Thursday, 8 — Sunday, 11 September 2022

Invited speakers

We are proud to introduce the following speakers

Bernie Bissett Photo PNZ 350x350

Assoc Prof Bernie Bissett

Bernie is a physiotherapist with more than 20 years’ experience in acute care and ICU physiotherapy in Sydney, London and Canberra. Bernie’s research areas include inspiratory muscle training and early rehabilitation of ICU patients. Bernie contributed to the 2020 guidelines for physiotherapy for patients with COVID-19 in the acute hospital setting, and continues to provide advice to clinicians around the world about improving recovery from mechanical ventilation and critical illness. Bernie is currently the Discipline Lead for Physiotherapy at the University of Canberra, and is a Visiting Academic Physiotherapist at Canberra Hospital. When not busy teaching or researching, you will find her lifting heavy things in time to music at the gym, or doing a good impression of an Uber driver for her daughters. You can also find her on Twitter: @BernieBissett

Martin Chadwick PNZ 350x350

Martin Chadwick

Martin is the Chief Allied Health Professions Officer within the Ministry of Health, working in partnership with the Chief Medical Officer and Chief Nursing Office in providing transdisciplinary clinical leadership and advice. The role works at a systems level as well as providing support to clinicians, programmes and projects across the Ministry. He is aligning a work programme around what he describes as the five challenges facing allied health. This includes the challenges of demonstrating the value add of the allied health professions to population health outcomes; and working towards the concept of transdisciplinary working in the provision of healthcare services. Martin was the 2019-20 New Zealand Harkness Fellow in Health Care Policy and Practice. He has completed his doctoral degree in 2019 examining health workforce change. He is passionate about the untapped potential that allied health professions can bring in improving the quality of care provided to our populations, and in turn better meeting equitable population health needs.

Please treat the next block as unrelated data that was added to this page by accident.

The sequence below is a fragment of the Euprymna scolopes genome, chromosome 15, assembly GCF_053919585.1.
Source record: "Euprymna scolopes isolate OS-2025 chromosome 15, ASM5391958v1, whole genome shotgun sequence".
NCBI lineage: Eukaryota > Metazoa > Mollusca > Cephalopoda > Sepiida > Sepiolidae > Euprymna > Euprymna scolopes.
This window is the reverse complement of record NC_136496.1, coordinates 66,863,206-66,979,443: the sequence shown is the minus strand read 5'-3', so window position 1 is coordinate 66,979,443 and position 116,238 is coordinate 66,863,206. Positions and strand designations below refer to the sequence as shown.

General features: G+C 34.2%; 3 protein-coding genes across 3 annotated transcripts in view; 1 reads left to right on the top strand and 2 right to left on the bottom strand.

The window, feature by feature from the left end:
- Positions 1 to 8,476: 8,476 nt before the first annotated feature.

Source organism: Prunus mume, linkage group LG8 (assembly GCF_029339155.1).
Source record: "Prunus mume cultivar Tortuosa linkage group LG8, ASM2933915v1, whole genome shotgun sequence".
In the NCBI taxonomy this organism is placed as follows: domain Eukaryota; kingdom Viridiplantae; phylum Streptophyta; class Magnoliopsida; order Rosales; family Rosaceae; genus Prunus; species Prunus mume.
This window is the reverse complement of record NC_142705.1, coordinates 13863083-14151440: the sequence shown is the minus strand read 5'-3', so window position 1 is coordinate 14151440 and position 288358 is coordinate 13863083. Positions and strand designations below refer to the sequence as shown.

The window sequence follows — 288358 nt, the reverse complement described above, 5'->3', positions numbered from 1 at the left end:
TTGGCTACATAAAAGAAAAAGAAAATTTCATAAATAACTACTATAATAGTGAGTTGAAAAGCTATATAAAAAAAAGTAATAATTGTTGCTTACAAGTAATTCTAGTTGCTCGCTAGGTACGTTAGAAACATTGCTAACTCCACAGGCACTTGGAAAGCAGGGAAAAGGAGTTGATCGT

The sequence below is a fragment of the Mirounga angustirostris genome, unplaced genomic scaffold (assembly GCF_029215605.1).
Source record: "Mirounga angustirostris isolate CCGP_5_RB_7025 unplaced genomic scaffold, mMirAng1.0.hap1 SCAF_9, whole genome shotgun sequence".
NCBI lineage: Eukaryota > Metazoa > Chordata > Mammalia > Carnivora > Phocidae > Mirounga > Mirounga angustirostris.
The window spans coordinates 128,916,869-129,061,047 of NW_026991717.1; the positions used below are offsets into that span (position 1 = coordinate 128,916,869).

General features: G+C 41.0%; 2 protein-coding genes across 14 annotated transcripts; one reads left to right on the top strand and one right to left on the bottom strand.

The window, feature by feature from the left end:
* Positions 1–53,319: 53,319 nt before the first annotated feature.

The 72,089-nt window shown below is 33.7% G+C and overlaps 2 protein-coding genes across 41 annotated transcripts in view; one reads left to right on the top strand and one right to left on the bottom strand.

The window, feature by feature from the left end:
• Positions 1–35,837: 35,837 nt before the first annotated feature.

Glen Davies PNZ 350x350

Glen Davies

Glen was born in Wellington in 1965 and grew up in a number of small towns, including Mangakino, He gradated from University of Otago in 1989. Glen worked in a mission hospital in Papua New Guinea for 2 years. While medical superintendent he was part of the team managing the Vunapope state of emergency caused by the major eruption of 2 local volcanoes.

He is tremendously proud of his children who are awesome humans. With his partner Vanessa he is developing a lifestyle property in Kinloch, to be as self-sustaining as possible, for food and energy.

“As a GP I love consulting. I love the close relationship I form with clients, but I have become frustrated by failing to address prevention and by managing treatable conditions rather than aiming for cure. I have spent many years asking do I actually make a difference? 3 years ago, with many others, we have grown “Reverse T2 Diabetes Taupo”. This community group has met weekly and learned together how to reverse T2 Diabetes and other aspects of metabolic syndrome. As a consequence, over 115 Taupo community members have reversed their diabetes. There are over 2500 people on the face book page.